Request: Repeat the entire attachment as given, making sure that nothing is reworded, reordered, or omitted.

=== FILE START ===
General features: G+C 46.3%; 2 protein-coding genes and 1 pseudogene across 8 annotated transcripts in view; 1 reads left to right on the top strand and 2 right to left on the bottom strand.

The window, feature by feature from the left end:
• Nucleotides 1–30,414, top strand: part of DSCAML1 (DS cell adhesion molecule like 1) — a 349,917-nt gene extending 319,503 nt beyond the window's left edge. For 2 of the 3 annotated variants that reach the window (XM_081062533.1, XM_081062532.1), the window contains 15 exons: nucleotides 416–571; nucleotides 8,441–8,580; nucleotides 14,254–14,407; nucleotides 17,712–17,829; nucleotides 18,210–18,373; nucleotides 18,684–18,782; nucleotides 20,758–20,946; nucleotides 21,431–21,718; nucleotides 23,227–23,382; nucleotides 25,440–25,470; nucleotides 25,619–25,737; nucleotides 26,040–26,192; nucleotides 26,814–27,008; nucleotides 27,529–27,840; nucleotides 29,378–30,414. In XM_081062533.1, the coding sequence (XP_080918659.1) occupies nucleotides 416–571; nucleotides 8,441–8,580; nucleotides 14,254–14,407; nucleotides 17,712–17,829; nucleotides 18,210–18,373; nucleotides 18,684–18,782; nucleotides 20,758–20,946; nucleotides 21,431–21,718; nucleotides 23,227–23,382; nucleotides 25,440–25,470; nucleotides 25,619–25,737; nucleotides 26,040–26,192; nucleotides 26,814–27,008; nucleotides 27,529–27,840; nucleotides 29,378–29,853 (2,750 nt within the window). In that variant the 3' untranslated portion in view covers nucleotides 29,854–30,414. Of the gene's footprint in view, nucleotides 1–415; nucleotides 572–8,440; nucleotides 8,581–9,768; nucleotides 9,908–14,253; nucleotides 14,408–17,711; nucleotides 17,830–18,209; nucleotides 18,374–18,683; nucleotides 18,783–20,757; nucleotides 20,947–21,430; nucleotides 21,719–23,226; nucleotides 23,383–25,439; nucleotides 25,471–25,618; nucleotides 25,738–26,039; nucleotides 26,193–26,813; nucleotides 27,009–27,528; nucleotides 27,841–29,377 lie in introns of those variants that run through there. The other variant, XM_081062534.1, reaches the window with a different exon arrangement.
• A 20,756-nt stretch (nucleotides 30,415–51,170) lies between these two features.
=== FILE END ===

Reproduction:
General features: G+C 46.3%; 2 protein-coding genes and 1 pseudogene across 8 annotated transcripts in view; 1 reads left to right on the top strand and 2 right to left on the bottom strand.

The window, feature by feature from the left end:
• Nucleotides 1–30,414, top strand: part of DSCAML1 (DS cell adhesion molecule like 1) — a 349,917-nt gene extending 319,503 nt beyond the window's left edge. For 2 of the 3 annotated variants that reach the window (XM_081062533.1, XM_081062532.1), the window contains 15 exons: nucleotides 416–571; nucleotides 8,441–8,580; nucleotides 14,254–14,407; nucleotides 17,712–17,829; nucleotides 18,210–18,373; nucleotides 18,684–18,782; nucleotides 20,758–20,946; nucleotides 21,431–21,718; nucleotides 23,227–23,382; nucleotides 25,440–25,470; nucleotides 25,619–25,737; nucleotides 26,040–26,192; nucleotides 26,814–27,008; nucleotides 27,529–27,840; nucleotides 29,378–30,414. In XM_081062533.1, the coding sequence (XP_080918659.1) occupies nucleotides 416–571; nucleotides 8,441–8,580; nucleotides 14,254–14,407; nucleotides 17,712–17,829; nucleotides 18,210–18,373; nucleotides 18,684–18,782; nucleotides 20,758–20,946; nucleotides 21,431–21,718; nucleotides 23,227–23,382; nucleotides 25,440–25,470; nucleotides 25,619–25,737; nucleotides 26,040–26,192; nucleotides 26,814–27,008; nucleotides 27,529–27,840; nucleotides 29,378–29,853 (2,750 nt within the window). In that variant the 3' untranslated portion in view covers nucleotides 29,854–30,414. Of the gene's footprint in view, nucleotides 1–415; nucleotides 572–8,440; nucleotides 8,581–9,768; nucleotides 9,908–14,253; nucleotides 14,408–17,711; nucleotides 17,830–18,209; nucleotides 18,374–18,683; nucleotides 18,783–20,757; nucleotides 20,947–21,430; nucleotides 21,719–23,226; nucleotides 23,383–25,439; nucleotides 25,471–25,618; nucleotides 25,738–26,039; nucleotides 26,193–26,813; nucleotides 27,009–27,528; nucleotides 27,841–29,377 lie in introns of those variants that run through there. The other variant, XM_081062534.1, reaches the window with a different exon arrangement.
• A 20,756-nt stretch (nucleotides 30,415–51,170) lies between these two features.